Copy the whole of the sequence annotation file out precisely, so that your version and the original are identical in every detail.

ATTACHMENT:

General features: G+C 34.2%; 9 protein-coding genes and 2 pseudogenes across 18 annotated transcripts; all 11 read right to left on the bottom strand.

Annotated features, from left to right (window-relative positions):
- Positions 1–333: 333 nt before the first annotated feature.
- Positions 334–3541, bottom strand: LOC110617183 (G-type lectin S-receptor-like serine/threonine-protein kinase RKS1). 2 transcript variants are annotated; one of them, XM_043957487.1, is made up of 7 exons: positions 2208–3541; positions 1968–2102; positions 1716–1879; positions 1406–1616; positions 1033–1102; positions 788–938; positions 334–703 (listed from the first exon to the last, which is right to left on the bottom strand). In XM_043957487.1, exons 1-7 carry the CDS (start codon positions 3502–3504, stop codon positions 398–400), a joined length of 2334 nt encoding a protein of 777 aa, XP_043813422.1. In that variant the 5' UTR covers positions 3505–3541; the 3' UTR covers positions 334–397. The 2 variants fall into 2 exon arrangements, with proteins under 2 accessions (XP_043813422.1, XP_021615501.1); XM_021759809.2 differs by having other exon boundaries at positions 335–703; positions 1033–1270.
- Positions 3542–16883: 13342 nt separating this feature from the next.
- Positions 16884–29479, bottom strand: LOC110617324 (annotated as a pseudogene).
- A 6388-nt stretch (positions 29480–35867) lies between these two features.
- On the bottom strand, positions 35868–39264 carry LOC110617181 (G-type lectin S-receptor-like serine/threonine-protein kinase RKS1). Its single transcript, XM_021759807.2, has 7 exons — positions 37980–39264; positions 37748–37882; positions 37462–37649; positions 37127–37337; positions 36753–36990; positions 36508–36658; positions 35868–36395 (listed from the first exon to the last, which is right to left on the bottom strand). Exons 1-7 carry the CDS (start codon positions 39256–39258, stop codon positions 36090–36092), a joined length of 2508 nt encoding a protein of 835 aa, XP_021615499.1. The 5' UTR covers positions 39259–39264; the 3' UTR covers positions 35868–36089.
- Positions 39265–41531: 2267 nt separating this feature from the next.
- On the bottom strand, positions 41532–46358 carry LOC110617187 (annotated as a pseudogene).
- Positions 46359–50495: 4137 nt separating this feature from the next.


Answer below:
General features: G+C 34.2%; 9 protein-coding genes and 2 pseudogenes across 18 annotated transcripts; all 11 read right to left on the bottom strand.

Annotated features, from left to right (window-relative positions):
- Positions 1–333: 333 nt before the first annotated feature.
- Positions 334–3541, bottom strand: LOC110617183 (G-type lectin S-receptor-like serine/threonine-protein kinase RKS1). 2 transcript variants are annotated; one of them, XM_043957487.1, is made up of 7 exons: positions 2208–3541; positions 1968–2102; positions 1716–1879; positions 1406–1616; positions 1033–1102; positions 788–938; positions 334–703 (listed from the first exon to the last, which is right to left on the bottom strand). In XM_043957487.1, exons 1-7 carry the CDS (start codon positions 3502–3504, stop codon positions 398–400), a joined length of 2334 nt encoding a protein of 777 aa, XP_043813422.1. In that variant the 5' UTR covers positions 3505–3541; the 3' UTR covers positions 334–397. The 2 variants fall into 2 exon arrangements, with proteins under 2 accessions (XP_043813422.1, XP_021615501.1); XM_021759809.2 differs by having other exon boundaries at positions 335–703; positions 1033–1270.
- Positions 3542–16883: 13342 nt separating this feature from the next.
- Positions 16884–29479, bottom strand: LOC110617324 (annotated as a pseudogene).
- A 6388-nt stretch (positions 29480–35867) lies between these two features.
- On the bottom strand, positions 35868–39264 carry LOC110617181 (G-type lectin S-receptor-like serine/threonine-protein kinase RKS1). Its single transcript, XM_021759807.2, has 7 exons — positions 37980–39264; positions 37748–37882; positions 37462–37649; positions 37127–37337; positions 36753–36990; positions 36508–36658; positions 35868–36395 (listed from the first exon to the last, which is right to left on the bottom strand). Exons 1-7 carry the CDS (start codon positions 39256–39258, stop codon positions 36090–36092), a joined length of 2508 nt encoding a protein of 835 aa, XP_021615499.1. The 5' UTR covers positions 39259–39264; the 3' UTR covers positions 35868–36089.
- Positions 39265–41531: 2267 nt separating this feature from the next.
- On the bottom strand, positions 41532–46358 carry LOC110617187 (annotated as a pseudogene).
- Positions 46359–50495: 4137 nt separating this feature from the next.